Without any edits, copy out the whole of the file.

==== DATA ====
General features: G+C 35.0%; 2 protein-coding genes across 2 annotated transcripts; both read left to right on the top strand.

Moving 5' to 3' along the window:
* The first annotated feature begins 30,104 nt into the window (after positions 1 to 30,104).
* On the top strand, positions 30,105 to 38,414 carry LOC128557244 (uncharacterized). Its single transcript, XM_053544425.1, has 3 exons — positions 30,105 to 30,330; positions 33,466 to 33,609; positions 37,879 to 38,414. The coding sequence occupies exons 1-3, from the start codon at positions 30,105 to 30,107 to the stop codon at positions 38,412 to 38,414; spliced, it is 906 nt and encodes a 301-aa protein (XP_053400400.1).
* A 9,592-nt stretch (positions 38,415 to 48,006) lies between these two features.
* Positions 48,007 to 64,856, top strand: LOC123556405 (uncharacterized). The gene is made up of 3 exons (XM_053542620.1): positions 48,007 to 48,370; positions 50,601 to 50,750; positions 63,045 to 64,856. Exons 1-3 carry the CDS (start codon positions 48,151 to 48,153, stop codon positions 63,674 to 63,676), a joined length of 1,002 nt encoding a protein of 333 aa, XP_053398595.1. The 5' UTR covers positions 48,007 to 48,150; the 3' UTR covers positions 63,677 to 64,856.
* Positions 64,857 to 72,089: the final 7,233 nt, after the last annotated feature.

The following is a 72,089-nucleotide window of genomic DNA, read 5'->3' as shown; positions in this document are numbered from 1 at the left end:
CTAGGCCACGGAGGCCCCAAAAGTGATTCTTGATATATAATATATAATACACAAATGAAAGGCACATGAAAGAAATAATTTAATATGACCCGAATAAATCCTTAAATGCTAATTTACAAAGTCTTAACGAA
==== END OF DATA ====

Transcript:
General features: G+C 35.0%; 2 protein-coding genes across 2 annotated transcripts; both read left to right on the top strand.

Moving 5' to 3' along the window:
* The first annotated feature begins 30,104 nt into the window (after positions 1 to 30,104).
* On the top strand, positions 30,105 to 38,414 carry LOC128557244 (uncharacterized). Its single transcript, XM_053544425.1, has 3 exons — positions 30,105 to 30,330; positions 33,466 to 33,609; positions 37,879 to 38,414. The coding sequence occupies exons 1-3, from the start codon at positions 30,105 to 30,107 to the stop codon at positions 38,412 to 38,414; spliced, it is 906 nt and encodes a 301-aa protein (XP_053400400.1).
* A 9,592-nt stretch (positions 38,415 to 48,006) lies between these two features.
* Positions 48,007 to 64,856, top strand: LOC123556405 (uncharacterized). The gene is made up of 3 exons (XM_053542620.1): positions 48,007 to 48,370; positions 50,601 to 50,750; positions 63,045 to 64,856. Exons 1-3 carry the CDS (start codon positions 48,151 to 48,153, stop codon positions 63,674 to 63,676), a joined length of 1,002 nt encoding a protein of 333 aa, XP_053398595.1. The 5' UTR covers positions 48,007 to 48,150; the 3' UTR covers positions 63,677 to 64,856.
* Positions 64,857 to 72,089: the final 7,233 nt, after the last annotated feature.

The following is a 72,089-nucleotide window of genomic DNA, read 5'->3' as shown; positions in this document are numbered from 1 at the left end:
CTAGGCCACGGAGGCCCCAAAAGTGATTCTTGATATATAATATATAATACACAAATGAAAGGCACATGAAAGAAATAATTTAATATGACCCGAATAAATCCTTAAATGCTAATTTACAAAGTCTTAACGAA